Tears keep your eyes healthy, clean and lubricated. People who do not produce enough tears suffer from a condition known as dry eye, in which not enough moisture is produced to keep the surface of the eyeball lubricated. This leads to pain, grittiness, vision blur and stinging. According to the authors of a new study published in JAMA Ophthalmology, people who spend more than seven hours per day in front of a computer screen may experience similar symptoms.
Researchers in Japan recruited 96 volunteers (60 men and 36 women) whose job requires long sessions in front of a screen. The scientists measured the quantity of the protein MUC5AC in the office workers' tears and asked them to fill in a questionnaire. MUC5AC is found in ‘tear film’, a layer of mucus that keeps the eye moist and is necessary for good vision, explained Robert T. Gonzalez at io9.
When we stare at screens we blink less frequently and tend to open our eyes wider than when performing other tasks, such as reading a book, which contributes to faster tear evaporation. According to the study, people who continuously stare at computers screens have MUC5AC concentrations almost as low as those that have been diagnosed with dry eye.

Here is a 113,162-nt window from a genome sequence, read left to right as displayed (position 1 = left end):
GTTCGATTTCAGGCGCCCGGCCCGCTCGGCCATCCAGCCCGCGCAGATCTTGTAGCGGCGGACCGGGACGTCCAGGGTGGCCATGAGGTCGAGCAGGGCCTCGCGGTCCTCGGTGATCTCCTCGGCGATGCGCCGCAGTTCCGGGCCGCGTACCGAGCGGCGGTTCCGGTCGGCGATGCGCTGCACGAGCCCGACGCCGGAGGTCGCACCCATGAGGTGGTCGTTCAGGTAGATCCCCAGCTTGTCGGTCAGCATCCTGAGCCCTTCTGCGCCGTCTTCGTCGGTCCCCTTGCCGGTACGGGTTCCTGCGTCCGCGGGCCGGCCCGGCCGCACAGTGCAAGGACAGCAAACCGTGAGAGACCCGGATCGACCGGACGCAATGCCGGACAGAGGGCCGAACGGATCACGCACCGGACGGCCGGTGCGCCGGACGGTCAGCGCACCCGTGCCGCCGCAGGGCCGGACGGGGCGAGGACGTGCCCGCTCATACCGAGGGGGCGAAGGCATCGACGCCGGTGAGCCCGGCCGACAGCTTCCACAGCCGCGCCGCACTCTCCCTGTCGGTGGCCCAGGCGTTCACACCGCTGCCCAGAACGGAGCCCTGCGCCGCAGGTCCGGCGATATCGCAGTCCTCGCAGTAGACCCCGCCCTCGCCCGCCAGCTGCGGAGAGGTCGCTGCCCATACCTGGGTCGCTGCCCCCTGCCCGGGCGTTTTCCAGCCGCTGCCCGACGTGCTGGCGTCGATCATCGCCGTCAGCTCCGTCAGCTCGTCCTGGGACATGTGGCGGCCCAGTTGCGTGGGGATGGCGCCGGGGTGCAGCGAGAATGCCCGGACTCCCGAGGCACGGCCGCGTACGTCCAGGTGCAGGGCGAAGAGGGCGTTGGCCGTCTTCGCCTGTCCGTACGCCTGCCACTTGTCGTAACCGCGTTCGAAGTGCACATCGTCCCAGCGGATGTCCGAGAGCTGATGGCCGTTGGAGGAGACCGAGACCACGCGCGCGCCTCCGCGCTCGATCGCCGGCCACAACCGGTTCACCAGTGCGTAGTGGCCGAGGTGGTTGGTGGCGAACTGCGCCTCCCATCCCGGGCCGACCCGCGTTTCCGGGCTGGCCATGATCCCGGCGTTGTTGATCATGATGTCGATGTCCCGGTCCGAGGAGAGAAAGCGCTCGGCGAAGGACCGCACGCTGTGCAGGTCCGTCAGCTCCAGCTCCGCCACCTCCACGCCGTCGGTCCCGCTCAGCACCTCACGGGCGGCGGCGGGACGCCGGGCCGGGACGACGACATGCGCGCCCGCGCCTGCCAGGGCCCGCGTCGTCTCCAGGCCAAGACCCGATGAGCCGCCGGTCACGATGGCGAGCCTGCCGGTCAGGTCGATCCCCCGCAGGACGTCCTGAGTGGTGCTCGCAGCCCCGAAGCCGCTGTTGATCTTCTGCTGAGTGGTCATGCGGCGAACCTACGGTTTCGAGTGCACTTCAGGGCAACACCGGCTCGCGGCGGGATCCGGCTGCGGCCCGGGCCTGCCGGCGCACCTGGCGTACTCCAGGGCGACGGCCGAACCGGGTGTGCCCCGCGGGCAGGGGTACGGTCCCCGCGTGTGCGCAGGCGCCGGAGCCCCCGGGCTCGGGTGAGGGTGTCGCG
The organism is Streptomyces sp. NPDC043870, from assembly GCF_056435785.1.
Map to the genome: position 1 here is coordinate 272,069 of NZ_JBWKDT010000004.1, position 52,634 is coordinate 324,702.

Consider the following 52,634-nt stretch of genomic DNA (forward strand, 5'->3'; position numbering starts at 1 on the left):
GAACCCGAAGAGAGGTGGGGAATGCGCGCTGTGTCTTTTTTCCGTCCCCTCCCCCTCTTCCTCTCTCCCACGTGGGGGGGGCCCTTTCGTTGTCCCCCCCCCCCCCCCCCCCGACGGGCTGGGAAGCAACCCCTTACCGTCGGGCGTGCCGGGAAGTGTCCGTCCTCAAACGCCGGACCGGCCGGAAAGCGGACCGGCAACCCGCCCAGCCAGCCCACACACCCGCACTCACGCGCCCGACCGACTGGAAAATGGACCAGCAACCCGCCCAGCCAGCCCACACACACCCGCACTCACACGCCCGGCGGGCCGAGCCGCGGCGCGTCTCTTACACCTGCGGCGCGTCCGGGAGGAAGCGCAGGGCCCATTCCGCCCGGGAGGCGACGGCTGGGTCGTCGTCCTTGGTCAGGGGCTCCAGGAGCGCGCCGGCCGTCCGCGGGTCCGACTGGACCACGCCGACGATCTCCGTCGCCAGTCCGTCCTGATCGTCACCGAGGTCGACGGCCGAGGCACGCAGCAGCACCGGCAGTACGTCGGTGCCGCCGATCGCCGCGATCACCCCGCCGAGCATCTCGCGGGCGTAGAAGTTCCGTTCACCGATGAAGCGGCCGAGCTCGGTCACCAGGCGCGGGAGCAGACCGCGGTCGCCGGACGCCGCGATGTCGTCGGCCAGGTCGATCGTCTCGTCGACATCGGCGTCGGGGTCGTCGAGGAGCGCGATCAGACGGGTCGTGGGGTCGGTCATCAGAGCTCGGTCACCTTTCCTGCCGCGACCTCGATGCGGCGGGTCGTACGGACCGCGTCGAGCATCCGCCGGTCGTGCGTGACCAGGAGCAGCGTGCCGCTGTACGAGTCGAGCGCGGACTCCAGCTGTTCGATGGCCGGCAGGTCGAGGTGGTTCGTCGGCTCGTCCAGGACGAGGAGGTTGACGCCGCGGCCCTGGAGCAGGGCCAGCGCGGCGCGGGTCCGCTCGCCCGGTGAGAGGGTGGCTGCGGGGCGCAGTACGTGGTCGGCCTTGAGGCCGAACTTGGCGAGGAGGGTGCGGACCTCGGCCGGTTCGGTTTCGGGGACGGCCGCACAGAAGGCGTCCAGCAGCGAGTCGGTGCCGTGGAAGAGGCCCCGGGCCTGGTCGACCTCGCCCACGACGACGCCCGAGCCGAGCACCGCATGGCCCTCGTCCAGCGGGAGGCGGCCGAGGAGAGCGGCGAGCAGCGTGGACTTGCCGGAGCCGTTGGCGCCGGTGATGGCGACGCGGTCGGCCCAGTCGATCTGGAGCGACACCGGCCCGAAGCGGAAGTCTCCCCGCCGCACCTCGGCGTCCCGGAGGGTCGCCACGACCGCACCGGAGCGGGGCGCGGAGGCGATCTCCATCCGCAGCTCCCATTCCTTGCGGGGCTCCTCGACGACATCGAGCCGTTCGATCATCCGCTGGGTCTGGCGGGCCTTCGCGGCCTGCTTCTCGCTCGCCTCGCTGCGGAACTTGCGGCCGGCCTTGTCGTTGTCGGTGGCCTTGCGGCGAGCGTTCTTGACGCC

Participants who work with computer screens for more than seven hours a day had an average of 5.9 ng/mg of MUC5AC, while those who spend fewer than five hours in front of a monitor had 9.5 ng/mg. In comparison, people who definitely have dry eye measure an average of 3.5 ng/mg of MUC5AC, while people without the disease have 8.2 ng/mg.
So what to do to keep your eyes moist and healthy? Doctors recommend keeping a humidifier in your office space and avoiding direct contact with air conditioners. One of the authors, Dr Yuichi Ochino also recommended over at The Independent: “The exposed ocular surface area can be decreased by placing the terminal at a lower height, with the screen tilted upward”.